Blast from the past – Training back in the Day

You may not have noticed it but we have a large White Ensign on display in the Clubhouse.

This flag was flown by one of His Majesties Corvettes on a crossing of the North Atlantic during the battle of the Atlantic in 1943. It was presented by the crew to Lt. “Jim” Curtis RNVR on completion of his duty with the ship.

It was presented to East Cheshire Sub Aqua Club by Mrs Barbara Curtis of Tytherington. Kathy Curtis their daughter was trained to dive by ECSAC, became Diving Officer of Ilfracombe Branch and is now an advanced instructor in New Zealand.

Alan Heywood, one of the founder members of our great Club and a current Trustee is bringing Kathy Curtis to the Club for a tour and she is keen to see what we have achieved.

Alan also sent this interesting story:

Just in case we modern divers think we have some exciting times I quote from one of Alan’s emails and attach a picture of both him and our founder Neville Oldham who sadly passed away two years ago. For the record I’m old enough to have included free accents in my training – seemed exciting at the time! I have also dived with Neville and Alan in my time.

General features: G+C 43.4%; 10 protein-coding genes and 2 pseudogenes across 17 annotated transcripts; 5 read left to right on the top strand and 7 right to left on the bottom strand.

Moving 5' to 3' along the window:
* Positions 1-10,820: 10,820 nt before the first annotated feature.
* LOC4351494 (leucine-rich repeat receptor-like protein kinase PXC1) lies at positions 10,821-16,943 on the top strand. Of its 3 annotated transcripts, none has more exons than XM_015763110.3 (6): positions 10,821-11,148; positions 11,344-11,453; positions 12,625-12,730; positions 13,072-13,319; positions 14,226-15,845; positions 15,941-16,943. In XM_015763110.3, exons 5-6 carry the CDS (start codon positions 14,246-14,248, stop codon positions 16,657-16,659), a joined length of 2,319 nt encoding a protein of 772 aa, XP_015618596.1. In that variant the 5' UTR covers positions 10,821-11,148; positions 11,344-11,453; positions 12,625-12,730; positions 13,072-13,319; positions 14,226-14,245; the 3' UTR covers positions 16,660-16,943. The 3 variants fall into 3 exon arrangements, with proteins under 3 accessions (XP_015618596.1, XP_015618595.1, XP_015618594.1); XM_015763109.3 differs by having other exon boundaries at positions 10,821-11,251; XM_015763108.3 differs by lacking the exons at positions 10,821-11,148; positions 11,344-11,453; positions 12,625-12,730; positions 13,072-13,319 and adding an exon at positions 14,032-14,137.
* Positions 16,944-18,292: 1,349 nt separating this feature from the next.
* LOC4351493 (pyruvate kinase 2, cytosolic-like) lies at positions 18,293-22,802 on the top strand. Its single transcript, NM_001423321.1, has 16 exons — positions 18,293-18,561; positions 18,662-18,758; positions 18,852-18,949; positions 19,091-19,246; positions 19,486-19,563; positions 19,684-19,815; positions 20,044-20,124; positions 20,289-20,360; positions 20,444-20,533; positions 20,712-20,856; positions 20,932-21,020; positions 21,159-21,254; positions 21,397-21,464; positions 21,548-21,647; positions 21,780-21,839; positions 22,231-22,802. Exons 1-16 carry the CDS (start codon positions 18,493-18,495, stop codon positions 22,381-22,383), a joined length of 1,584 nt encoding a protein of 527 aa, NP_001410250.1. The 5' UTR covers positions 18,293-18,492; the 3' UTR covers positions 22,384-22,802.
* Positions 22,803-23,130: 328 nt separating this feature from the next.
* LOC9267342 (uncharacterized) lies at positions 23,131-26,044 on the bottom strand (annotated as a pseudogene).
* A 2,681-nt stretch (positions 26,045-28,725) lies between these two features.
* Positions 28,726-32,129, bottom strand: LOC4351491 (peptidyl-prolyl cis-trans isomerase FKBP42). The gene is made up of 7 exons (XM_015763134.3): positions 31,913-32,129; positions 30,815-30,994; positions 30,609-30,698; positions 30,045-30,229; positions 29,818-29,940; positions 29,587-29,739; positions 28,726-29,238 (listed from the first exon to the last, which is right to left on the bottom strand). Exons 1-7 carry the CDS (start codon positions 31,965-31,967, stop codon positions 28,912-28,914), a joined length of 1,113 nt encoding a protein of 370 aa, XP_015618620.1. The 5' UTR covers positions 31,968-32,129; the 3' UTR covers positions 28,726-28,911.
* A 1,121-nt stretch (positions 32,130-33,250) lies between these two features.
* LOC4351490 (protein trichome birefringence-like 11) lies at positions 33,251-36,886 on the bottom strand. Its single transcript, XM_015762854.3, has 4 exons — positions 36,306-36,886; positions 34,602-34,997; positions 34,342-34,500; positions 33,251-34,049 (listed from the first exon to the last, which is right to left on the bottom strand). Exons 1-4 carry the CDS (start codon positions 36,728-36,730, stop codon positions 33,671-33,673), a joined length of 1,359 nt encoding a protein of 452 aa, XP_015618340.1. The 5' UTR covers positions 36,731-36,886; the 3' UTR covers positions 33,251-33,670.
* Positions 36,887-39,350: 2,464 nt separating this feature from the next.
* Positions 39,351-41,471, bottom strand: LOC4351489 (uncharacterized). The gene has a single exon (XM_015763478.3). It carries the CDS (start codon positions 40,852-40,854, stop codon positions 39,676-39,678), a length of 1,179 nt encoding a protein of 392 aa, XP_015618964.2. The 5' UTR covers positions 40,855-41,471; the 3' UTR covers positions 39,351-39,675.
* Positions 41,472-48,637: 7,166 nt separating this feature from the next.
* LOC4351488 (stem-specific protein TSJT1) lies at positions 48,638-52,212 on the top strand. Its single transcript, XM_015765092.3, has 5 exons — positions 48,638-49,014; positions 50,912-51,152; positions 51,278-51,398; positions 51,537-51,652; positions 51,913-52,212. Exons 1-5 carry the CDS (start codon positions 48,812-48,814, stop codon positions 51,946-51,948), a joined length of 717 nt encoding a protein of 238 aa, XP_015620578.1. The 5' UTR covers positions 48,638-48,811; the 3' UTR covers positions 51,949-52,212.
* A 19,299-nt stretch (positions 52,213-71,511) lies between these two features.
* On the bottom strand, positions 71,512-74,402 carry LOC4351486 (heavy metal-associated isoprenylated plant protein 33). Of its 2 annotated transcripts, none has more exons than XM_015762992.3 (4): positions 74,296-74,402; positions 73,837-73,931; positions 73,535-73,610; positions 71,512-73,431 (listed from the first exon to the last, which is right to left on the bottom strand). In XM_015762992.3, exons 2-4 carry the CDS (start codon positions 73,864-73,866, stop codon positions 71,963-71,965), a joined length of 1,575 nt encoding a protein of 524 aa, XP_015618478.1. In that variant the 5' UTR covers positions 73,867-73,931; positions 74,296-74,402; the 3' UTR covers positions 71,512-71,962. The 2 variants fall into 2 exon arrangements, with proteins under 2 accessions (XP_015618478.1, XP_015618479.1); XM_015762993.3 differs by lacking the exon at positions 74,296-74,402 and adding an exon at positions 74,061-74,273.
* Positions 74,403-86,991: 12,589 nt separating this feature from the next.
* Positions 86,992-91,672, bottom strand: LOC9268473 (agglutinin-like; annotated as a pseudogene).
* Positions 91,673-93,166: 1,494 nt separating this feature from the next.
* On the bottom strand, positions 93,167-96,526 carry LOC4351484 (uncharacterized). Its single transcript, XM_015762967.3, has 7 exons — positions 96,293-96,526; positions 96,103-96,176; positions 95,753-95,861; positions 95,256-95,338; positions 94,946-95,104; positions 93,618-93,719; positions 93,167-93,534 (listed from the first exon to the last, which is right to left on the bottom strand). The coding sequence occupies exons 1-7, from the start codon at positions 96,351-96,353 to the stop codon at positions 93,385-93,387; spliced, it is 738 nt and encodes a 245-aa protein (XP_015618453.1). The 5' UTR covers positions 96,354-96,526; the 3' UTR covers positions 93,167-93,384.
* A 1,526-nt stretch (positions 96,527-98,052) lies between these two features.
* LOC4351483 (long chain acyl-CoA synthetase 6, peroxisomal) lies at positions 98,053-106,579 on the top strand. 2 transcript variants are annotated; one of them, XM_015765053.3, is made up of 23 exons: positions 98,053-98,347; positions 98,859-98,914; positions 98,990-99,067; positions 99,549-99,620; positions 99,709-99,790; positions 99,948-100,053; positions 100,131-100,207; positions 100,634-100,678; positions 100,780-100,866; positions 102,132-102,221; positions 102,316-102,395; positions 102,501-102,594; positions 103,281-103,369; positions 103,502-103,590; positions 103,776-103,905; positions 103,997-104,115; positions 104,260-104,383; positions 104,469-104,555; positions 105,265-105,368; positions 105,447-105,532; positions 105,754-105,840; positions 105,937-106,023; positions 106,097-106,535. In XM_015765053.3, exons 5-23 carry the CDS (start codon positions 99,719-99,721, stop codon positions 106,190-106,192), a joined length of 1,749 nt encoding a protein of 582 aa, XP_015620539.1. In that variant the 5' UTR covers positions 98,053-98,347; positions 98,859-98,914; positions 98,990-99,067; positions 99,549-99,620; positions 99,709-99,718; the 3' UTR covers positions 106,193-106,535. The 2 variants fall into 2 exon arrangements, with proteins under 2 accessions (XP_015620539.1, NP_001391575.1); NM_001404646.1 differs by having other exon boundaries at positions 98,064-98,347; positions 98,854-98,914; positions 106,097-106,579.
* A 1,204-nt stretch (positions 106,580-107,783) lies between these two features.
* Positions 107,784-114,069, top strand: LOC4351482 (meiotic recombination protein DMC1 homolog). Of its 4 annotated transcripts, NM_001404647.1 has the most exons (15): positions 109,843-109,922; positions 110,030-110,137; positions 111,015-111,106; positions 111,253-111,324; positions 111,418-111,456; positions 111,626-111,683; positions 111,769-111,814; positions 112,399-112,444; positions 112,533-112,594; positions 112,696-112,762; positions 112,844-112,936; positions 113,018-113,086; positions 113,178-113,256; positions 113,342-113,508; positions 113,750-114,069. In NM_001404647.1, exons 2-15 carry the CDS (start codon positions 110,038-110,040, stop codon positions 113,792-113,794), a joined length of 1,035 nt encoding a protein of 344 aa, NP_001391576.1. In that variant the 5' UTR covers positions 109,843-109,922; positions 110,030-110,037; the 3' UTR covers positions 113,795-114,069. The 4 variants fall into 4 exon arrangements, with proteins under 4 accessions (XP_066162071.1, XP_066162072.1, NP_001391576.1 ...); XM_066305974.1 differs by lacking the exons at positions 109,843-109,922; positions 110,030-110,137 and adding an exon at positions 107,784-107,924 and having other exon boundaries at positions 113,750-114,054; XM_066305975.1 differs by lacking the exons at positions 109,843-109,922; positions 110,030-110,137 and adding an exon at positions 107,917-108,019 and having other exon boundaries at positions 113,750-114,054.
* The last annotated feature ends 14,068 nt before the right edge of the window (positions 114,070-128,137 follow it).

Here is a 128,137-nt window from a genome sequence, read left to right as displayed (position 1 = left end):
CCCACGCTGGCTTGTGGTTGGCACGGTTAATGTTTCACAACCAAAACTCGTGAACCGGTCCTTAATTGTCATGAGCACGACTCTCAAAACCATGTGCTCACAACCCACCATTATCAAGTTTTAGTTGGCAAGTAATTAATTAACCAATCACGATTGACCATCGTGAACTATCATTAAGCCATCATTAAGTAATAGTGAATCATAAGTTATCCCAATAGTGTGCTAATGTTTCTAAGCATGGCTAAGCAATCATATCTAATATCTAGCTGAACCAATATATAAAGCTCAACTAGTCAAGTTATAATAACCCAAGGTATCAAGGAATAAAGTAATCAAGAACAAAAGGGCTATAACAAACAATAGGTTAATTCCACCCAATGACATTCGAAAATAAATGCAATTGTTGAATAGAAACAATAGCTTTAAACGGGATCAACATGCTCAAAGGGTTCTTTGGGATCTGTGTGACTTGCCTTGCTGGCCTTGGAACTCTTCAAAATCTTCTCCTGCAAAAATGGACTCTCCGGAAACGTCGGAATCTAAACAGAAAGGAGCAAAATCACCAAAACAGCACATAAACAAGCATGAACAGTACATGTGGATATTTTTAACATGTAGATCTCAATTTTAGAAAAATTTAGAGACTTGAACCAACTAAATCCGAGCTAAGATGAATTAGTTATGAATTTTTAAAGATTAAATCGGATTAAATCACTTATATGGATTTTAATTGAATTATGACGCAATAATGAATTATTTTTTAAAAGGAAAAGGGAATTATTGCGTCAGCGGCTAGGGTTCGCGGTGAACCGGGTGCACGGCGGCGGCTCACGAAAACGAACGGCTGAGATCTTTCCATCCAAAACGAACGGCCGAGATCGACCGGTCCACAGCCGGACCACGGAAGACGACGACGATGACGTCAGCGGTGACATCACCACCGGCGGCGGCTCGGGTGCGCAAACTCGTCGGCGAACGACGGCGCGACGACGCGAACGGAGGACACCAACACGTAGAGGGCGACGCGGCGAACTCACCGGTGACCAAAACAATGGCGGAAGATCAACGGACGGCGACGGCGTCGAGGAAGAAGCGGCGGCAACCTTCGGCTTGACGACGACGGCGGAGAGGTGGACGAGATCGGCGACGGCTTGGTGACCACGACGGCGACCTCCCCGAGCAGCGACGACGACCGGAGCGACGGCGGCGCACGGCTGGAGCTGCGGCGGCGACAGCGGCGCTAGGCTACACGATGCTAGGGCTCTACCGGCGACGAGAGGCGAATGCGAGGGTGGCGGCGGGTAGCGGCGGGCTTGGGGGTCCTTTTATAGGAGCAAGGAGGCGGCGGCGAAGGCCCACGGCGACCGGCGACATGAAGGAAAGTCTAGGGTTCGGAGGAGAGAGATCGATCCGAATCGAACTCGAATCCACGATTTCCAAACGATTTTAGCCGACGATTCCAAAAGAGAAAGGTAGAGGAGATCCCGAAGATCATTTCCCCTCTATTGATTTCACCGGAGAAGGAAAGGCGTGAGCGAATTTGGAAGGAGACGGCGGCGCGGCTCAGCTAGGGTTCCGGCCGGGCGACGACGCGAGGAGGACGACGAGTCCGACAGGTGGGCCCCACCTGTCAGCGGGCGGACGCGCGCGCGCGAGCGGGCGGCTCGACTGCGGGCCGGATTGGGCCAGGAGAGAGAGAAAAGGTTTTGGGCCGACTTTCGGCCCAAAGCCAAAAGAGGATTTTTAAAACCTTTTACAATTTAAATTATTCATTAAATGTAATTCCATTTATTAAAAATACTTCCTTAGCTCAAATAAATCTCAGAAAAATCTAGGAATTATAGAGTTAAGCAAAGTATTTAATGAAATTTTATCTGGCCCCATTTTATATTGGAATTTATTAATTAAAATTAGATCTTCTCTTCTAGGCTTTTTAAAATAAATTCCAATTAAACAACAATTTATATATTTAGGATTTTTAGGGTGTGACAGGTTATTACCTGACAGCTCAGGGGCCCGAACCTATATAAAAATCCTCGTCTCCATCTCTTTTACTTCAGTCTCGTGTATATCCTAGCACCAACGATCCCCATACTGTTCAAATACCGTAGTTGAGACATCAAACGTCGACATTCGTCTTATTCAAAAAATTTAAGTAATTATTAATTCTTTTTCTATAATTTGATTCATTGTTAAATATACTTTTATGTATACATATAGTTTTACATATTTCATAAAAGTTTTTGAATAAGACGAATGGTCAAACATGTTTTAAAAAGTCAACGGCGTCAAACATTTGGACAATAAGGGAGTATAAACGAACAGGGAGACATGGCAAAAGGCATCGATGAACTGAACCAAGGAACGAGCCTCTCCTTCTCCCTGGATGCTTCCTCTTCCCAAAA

“I have attached a photograph of Nev. and Me at Lamorna Cove 52 years ago!!! We had just completed the second dive of the day, off Carn Du on the wreck of a Brig Circa 1890. Twin Hose Mistral valve blew an “O” ring and I had to free ascend from 33 metres. Then drove home to Macc. and went to the hospital at 3am. Sorted by Stewart Davidson later. Cleared the bend in my left arm in Coniston the following weekend. (Note the dive tables on my left wrist). Note the Fenzy ABLJ, Stewart D. imported the first seen in the club from France, I asked Lillywhites to order one for me, outrageously expensive, cost me £23.00. Note no mouthpiece fitted to the early units. Note Neville did not have a life jacket. When they were introduced I challenged Derek Cockbill (National Diving Officer, Later Chairman) at the AGM at Edinburgh. He suggested a training routine to use the ABLJ as a reserve emergency ascent device, I said this was a highly dangerous procedure and free ascent was safer. Derek won. I had recently dived with Leo Milliand, one of Cousteau’s team who had safely ascended from 60 metres after being entangled in a fishing net and running out of air. He spent a long time in a chamber recovering and was still suffering. He ran a very successful Dive School and Boat out of Le Lavendue. BSAC trained members in free ascent and finished with two tests at 50 and 80 feet. The training was abandoned after the navy lost three submariners in the 100 foot escape tower in Vernon, only the principal to be explained to members.”